A special Dáil committee is to be convened to examine the issue of assisted dying, with calls that it should be convened before the Christmas break.
The issue of assisted dying was last examined by the Justice Committee, which examined a Private Members Bill from Solidarity TD Gino Kenny last year.
Following its examination, it recommended a special Oireachtas committee be established to examine the topic, and it is understood that the committee on standing orders and Dáil reform met tonight to approve a paper on the establishment of the committee today.
The terms of reference were agreed, and nine TDs and five senators are to be selected to sit on the committee. Under the D’Hondt system used to decide which parties chair committees, the Rural Independent group will nominate a member who will become chair, if they wish to proceed.
The committee will consider and make recommendations for legislative and/or policy change in relation to a statutory right to assist a person to end their life and a statutory right to receive such assistance, under the terms of reference agreed.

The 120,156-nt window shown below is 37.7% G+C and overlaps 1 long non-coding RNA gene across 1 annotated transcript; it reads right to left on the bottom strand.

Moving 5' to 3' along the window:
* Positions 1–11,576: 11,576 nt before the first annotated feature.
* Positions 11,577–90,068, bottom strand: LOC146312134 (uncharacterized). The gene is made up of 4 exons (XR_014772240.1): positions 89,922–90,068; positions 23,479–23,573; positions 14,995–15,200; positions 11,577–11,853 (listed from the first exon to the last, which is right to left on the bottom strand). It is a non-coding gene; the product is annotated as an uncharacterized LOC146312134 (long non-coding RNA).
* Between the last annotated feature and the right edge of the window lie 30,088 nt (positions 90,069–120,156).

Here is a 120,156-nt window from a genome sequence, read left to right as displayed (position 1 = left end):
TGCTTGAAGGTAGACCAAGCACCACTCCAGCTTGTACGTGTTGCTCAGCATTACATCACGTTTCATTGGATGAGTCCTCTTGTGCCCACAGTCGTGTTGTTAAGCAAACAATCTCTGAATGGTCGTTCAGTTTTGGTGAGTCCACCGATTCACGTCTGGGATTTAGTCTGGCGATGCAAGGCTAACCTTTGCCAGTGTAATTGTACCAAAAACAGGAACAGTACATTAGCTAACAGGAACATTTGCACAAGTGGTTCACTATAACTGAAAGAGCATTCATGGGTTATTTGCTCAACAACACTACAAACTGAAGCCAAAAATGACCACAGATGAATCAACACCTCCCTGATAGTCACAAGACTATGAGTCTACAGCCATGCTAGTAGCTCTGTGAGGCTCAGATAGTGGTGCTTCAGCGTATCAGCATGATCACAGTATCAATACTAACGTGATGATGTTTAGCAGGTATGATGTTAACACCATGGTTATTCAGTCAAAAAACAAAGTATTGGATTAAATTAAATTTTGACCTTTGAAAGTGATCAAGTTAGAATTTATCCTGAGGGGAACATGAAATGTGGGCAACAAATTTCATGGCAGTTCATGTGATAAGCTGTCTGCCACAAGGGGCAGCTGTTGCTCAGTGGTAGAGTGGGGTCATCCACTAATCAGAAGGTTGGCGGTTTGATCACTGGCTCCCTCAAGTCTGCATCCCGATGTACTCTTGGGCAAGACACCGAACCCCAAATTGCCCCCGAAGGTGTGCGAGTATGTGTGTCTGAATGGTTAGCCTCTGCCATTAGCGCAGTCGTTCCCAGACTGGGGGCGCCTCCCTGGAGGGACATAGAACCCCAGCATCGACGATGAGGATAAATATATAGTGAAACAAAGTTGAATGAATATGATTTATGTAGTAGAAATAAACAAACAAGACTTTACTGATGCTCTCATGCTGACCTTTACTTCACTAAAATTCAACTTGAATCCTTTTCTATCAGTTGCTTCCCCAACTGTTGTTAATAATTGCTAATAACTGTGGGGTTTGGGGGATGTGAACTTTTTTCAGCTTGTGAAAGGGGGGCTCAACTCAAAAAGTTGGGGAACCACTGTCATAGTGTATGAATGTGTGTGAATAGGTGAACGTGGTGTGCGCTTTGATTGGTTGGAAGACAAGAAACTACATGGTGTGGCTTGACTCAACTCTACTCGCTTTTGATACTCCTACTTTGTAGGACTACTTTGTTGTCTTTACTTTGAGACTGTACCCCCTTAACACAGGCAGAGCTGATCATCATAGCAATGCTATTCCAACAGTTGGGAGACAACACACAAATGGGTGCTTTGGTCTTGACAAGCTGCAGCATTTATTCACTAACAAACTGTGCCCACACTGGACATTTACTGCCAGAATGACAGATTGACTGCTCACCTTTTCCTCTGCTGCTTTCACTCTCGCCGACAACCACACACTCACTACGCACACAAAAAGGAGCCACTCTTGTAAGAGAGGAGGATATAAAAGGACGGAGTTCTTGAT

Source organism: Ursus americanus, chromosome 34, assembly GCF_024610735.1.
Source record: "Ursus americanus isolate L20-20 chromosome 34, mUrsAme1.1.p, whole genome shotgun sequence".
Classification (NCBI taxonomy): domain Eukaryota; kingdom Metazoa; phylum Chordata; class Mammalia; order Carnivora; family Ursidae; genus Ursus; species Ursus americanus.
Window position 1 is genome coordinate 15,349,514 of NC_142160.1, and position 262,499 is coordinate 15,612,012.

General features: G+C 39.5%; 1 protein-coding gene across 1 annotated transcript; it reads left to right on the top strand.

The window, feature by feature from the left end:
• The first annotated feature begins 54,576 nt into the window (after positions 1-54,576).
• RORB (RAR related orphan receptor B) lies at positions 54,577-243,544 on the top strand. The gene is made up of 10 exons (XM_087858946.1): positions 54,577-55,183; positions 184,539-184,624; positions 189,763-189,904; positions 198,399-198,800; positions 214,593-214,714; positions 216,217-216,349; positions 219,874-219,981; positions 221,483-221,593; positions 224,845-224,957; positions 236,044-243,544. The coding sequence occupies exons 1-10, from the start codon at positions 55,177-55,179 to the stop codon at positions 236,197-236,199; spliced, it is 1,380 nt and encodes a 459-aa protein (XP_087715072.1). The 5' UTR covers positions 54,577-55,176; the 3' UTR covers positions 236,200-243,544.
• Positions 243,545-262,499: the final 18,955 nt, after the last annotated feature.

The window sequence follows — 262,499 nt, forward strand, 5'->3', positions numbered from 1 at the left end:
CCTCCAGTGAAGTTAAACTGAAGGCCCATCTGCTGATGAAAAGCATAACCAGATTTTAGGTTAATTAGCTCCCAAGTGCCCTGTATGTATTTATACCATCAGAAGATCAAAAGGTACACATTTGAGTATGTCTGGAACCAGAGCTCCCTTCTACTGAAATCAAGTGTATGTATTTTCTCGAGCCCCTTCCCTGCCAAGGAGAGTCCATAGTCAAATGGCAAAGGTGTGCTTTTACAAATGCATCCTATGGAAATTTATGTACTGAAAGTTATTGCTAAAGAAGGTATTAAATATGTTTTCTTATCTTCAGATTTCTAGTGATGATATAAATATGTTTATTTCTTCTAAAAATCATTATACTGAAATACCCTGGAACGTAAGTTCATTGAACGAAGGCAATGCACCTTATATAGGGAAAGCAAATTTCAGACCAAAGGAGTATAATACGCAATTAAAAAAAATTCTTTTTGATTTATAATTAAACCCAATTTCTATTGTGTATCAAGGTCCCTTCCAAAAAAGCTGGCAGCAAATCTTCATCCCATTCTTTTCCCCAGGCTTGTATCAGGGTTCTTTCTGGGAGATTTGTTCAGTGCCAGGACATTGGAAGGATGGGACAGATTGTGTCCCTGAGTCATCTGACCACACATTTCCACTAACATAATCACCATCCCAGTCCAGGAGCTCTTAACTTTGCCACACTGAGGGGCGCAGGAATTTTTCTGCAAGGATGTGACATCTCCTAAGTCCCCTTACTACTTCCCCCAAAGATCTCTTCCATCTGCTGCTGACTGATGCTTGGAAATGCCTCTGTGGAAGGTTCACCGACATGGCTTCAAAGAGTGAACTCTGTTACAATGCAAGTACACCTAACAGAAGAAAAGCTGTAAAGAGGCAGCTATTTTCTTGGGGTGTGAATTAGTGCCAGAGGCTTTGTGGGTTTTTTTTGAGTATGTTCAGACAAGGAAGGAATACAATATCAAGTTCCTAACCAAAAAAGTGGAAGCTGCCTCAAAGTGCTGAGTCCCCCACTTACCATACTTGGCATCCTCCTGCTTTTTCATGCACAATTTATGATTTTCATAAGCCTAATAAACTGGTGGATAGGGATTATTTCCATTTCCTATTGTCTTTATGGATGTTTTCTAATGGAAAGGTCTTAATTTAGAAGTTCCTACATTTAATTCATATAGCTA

The consideration may include, but is not limited to, exploring how provision for assisted dying might operate in Ireland, examining safeguards in relation to the provision for assisted dying and an examination of the constitutional, legal and ethical issues in relation to such a provision. It will also consider the identification of a possible unintended consequences of such a provision.
Mr Kenny told The Irish Times on Wednesday evening that the committee should be established before Christmas.
Political parties will now be asked to nominate members, with two members coming from small groups in parliament, sources said. One of them will be a rural independent chair who will become the chair.
The timing of the committee’s establishment will be determined by how quickly parties make appointments to the committee.
Mr Kenny’s bill sought to allow for the provision of assisted dying to qualifying persons - those suffering from a terminal illness - with the aim of allowing them to achieve a dignified and peaceful death.
However, in the course of examining the bill, the Office of Parliamentary Legal Advisors raised serious legal concerns, identifying “ambiguities and serious drafting errors” among other issues.